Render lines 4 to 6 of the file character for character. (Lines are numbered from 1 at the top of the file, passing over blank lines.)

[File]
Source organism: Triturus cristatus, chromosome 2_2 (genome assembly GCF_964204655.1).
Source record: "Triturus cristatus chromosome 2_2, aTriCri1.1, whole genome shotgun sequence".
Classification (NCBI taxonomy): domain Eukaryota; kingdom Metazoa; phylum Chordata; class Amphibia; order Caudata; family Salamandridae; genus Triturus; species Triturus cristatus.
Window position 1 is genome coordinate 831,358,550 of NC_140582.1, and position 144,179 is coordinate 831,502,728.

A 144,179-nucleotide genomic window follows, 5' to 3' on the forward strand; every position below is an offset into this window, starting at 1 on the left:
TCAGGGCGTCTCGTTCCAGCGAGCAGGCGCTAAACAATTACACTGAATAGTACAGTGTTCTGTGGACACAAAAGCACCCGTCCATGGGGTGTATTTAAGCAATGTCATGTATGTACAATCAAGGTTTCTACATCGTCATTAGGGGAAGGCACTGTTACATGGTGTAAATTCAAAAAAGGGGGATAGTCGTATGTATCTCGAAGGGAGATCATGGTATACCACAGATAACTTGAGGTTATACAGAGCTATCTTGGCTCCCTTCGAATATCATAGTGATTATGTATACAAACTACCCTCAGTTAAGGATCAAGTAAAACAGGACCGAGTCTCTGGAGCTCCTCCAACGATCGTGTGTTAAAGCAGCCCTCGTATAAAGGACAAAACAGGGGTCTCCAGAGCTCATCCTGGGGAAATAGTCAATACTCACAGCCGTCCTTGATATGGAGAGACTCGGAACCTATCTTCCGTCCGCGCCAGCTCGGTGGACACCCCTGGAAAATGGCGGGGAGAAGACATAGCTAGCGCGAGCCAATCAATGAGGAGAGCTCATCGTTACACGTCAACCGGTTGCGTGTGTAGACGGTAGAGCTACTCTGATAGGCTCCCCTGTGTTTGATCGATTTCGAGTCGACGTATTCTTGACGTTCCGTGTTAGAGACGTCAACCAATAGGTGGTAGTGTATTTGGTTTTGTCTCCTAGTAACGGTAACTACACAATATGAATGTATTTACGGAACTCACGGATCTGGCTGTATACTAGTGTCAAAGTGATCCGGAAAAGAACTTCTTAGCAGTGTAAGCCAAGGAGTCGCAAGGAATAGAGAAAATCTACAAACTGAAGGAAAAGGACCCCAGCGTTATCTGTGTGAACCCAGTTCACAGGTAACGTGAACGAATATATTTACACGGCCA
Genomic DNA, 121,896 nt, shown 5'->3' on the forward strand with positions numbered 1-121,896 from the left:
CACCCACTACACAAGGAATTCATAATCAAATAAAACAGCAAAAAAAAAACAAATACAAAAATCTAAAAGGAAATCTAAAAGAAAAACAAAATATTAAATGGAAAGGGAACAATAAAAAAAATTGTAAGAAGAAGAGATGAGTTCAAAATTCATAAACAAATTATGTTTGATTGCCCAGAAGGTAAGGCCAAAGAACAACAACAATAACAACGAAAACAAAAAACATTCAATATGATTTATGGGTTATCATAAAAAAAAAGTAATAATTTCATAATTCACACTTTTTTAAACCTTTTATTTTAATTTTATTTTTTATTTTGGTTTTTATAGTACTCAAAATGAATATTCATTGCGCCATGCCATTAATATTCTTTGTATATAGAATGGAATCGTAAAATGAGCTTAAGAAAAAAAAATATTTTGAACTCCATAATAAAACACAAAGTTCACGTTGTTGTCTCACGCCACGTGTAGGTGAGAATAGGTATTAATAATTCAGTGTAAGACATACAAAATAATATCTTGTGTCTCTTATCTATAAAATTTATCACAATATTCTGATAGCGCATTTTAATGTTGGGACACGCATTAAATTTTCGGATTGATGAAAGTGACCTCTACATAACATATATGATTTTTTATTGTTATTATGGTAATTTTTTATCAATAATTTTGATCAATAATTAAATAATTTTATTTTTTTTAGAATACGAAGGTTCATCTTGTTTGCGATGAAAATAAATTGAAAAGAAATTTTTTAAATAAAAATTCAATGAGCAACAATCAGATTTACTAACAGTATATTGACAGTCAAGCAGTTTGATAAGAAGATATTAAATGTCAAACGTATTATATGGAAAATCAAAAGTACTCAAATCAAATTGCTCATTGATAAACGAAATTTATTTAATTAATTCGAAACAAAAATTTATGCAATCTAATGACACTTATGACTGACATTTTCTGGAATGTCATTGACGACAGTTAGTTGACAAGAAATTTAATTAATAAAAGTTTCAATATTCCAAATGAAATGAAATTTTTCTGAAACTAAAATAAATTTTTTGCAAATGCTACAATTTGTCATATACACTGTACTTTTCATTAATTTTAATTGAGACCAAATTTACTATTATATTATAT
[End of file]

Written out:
Window position 1 is genome coordinate 831,358,550 of NC_140582.1, and position 144,179 is coordinate 831,502,728.

A 144,179-nucleotide genomic window follows, 5' to 3' on the forward strand; every position below is an offset into this window, starting at 1 on the left:
TCAGGGCGTCTCGTTCCAGCGAGCAGGCGCTAAACAATTACACTGAATAGTACAGTGTTCTGTGGACACAAAAGCACCCGTCCATGGGGTGTATTTAAGCAATGTCATGTATGTACAATCAAGGTTTCTACATCGTCATTAGGGGAAGGCACTGTTACATGGTGTAAATTCAAAAAAGGGGGATAGTCGTATGTATCTCGAAGGGAGATCATGGTATACCACAGATAACTTGAGGTTATACAGAGCTATCTTGGCTCCCTTCGAATATCATAGTGATTATGTATACAAACTACCCTCAGTTAAGGATCAAGTAAAACAGGACCGAGTCTCTGGAGCTCCTCCAACGATCGTGTGTTAAAGCAGCCCTCGTATAAAGGACAAAACAGGGGTCTCCAGAGCTCATCCTGGGGAAATAGTCAATACTCACAGCCGTCCTTGATATGGAGAGACTCGGAACCTATCTTCCGTCCGCGCCAGCTCGGTGGACACCCCTGGAAAATGGCGGGGAGAAGACATAGCTAGCGCGAGCCAATCAATGAGGAGAGCTCATCGTTACACGTCAACCGGTTGCGTGTGTAGACGGTAGAGCTACTCTGATAGGCTCCCCTGTGTTTGATCGATTTCGAGTCGACGTATTCTTGACGTTCCGTGTTAGAGACGTCAACCAATAGGTGGTAGTGTATTTGGTTTTGTCTCCTAGTAACGGTAACTACACAATATGAATGTATTTACGGAACTCACGGATCTGGCTGTATACTAGTGTCAAAGTGATCCGGAAAAGAACTTCTTAGCAGTGTAAGCCAAGGAGTCGCAAGGAATAGAGAAAATCTACAAACTGAAGGAAAAGGACCCCAGCGTTATCTGTGTGAACCCAGTTCACAGGTAACGTGAACGAATATATTTACACGGCCA